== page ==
And this is where I’ll be / Skanking the night away / When I’ve had too much to drink / I’ll skank the night away…
--“Skanking the Night Away,” Anesthesia
Si te caes, levantate / Si no puedes, pues quedate / Donde vamos porque yo tambien / a divertirnos otra vez / Noche de ska…
--“Noche de Ska,” Dskarados
The Brown Ska music scene in Los Angeles has been one of the most underappreciated and intense music scenes I have encountered all my life growing up in Southeast LA. Yet, almost no one I ever talked to knows about this music scene; it has been one of the biggest music tragedies in LA history. But perhaps it is meant to be this way.
Reggae, 2Tone, Rocksteady, Ska. Many of these labels have been attached to the LA bands that attract a wide-range of Brown youth to gigs, shows, or festivals. Complexly formed bands, the scene itself is composed of various Brown, working-class youth ranging from Punks and Metalheads to local youth and those who travel from the greater Los Angeles area. Two documentaries that I have found that focused on this scene, Los Angeles Skacore and Picking It Up Again: L.A.'s Latin American Ska Scene, haven’t explored the complexities of Ska in LA. In truth, this exploration is a difficult one that requires years of participatory observation and experience.
From the East LA backyard gigs to the big Ska festivals like Los Angeles SkaWars, Ska has been a huge influence in my own life; nothing is more fun than putting yourself in a skank pit and dancing like nobody's watching. And when, not if, you fall down someone is always there to pick you up. There is always a sense of community and shared energy when you embrace the music of a Ska show. Whether in Spanish or English, everyone is singing to the lyrics, dancing to the beat, and having a great time with one another. These spaces have always meant solidarity, and they have always been spaces for Brown youth to express themselves, whether in the pit or behind the mic.
Skanking in Los Angeles has also meant resistance. Ska has Indigenous and Afrikan roots from reggae music in Jamaica, as well as European influences. Its transnational movement and diasporic elements has made it a powerful tool for communities wherever Ska makes an impact. For LA, it has created spaces of resistance; Brown youth are able to gather together and create a politics of solidarity, of social and cultural resilience. Brown Ska bands don’t seek recognition and fame: they live for the local scene and support each other. This reality isn’t any different than the Punk or Metal scene in LA, where Brown youth transform their social spaces to be inclusive and embrace all types of peoples.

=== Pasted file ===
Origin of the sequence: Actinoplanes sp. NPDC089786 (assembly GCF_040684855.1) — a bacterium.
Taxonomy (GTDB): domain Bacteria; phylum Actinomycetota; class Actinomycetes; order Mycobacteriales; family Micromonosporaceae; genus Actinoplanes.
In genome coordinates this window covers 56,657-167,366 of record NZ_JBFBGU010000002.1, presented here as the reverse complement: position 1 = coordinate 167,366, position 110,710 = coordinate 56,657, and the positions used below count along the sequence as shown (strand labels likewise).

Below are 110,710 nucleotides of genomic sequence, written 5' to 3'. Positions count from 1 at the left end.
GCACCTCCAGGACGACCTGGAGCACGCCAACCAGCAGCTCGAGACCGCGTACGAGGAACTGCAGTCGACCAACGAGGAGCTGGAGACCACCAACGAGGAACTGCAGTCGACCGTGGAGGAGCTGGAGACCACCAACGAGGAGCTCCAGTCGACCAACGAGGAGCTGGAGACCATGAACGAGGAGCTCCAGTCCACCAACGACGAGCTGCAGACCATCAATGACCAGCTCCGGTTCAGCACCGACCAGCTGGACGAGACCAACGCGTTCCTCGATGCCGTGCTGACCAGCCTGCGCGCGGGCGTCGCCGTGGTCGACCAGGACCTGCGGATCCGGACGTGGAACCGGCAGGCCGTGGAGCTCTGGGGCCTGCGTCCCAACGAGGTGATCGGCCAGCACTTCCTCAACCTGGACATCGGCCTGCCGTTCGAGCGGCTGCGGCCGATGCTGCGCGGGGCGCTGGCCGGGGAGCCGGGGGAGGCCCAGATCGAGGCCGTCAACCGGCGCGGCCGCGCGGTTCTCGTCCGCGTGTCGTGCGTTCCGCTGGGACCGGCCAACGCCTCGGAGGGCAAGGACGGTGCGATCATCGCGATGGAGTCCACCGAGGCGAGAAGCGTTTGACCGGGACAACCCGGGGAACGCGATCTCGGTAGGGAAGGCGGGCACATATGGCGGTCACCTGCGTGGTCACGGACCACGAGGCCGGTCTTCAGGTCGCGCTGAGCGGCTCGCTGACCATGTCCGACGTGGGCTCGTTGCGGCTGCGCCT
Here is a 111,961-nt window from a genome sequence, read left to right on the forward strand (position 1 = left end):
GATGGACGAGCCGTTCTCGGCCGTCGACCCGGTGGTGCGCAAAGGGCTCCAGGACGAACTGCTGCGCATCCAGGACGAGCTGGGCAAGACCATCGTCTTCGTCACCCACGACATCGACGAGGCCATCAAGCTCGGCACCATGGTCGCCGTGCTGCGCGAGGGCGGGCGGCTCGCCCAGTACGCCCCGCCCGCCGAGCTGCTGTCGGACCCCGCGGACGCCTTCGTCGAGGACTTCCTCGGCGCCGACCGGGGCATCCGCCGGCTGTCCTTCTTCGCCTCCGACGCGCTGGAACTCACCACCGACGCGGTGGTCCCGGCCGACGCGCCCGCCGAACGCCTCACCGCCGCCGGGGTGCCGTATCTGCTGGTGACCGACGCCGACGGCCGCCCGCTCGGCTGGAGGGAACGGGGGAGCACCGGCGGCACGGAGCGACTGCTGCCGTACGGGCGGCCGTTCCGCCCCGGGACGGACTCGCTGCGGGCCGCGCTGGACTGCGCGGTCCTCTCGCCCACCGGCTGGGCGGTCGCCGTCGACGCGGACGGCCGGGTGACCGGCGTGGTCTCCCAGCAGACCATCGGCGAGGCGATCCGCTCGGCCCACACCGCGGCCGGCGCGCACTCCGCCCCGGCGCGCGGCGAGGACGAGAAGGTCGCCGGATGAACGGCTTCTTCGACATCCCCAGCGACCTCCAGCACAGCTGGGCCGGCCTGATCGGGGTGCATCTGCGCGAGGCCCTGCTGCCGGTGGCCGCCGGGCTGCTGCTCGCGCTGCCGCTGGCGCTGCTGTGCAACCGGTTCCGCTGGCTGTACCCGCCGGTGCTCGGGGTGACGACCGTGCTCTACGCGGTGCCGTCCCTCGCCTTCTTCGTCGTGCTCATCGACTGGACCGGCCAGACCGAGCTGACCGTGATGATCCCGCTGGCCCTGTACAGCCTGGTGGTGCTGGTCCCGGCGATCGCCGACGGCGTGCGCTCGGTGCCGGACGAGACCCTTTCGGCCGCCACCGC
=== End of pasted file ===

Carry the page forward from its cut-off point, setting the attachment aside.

Still, it is a reality that these spaces of resistance are stereotyped by the mainstream scenes and peoples. These Brown youth are constantly viewed as degenerates, drunks, marijuanitos, and chaotic peoples. The common stereotype is that they are just seeking spaces to do their drugs and party. Although many times these acts do take place, they are not at the center or focus of these spaces; on the contrary, the lifeforce is in community, in sharing space. If things like alcohol were a crucial aspect to Ska shows, the Ska bands would be irrelevant to the whole idea of Ska being present. Instead, these Brown Ska bands vocalize their realities and conditions in their lyrics that represent their own communities: social commentary is nothing new in music scenes. Skanking, the dance to Ska, transgresses these stereotypes in LA.
One of the main promoters and organizers of Ska shows in Los Angeles has been through the work of Clemente Ruíz of Evoekore Media. There are others such as Concrete Jungle Entertainment, Emphatic Entertainment, and So-Cal Syndicate. Evoekore Media has been one of the longer-lasting organizing platforms of Ska shows, whether at club venues or someone’s backyard. And aside from social media platforms promoting these shows, the Brown Ska community itself promotes shows, by word-of-mouth, flyers, and facebook events. Sometimes its a birthday party show, a benefit, or anniversary of a bands tenure. But somehow the presence and emergence of Ska has remained in the underground.
Ska is a hidden world within LA, reaching far from the 818 to the streets of South Central LA. And as it continues to grow, more and more new listeners on the rise, we can imagine a strong and beautiful scene of Brown youth. From the shows in MacArthur Park, Plaza de la Raza, Mariachi Plaza, the reverberations of the Ska beat sounds through Los Angeles.
Kristian Emiliano Vasquez
Indígena Scribes is our writing side-project parallel to our overarching podcast of Xicana Tiahui. Here we post our writings of thoughts we have, essays we have written, poetry, social commentary, news reports, polemics, and our zine periodical available for purchase. We hold it valuable to our hearts the written word in the spirit of the huehuetlahtolli, and we aspire to be intellectually on point as well as accessible to our gente from the barrio to the academy.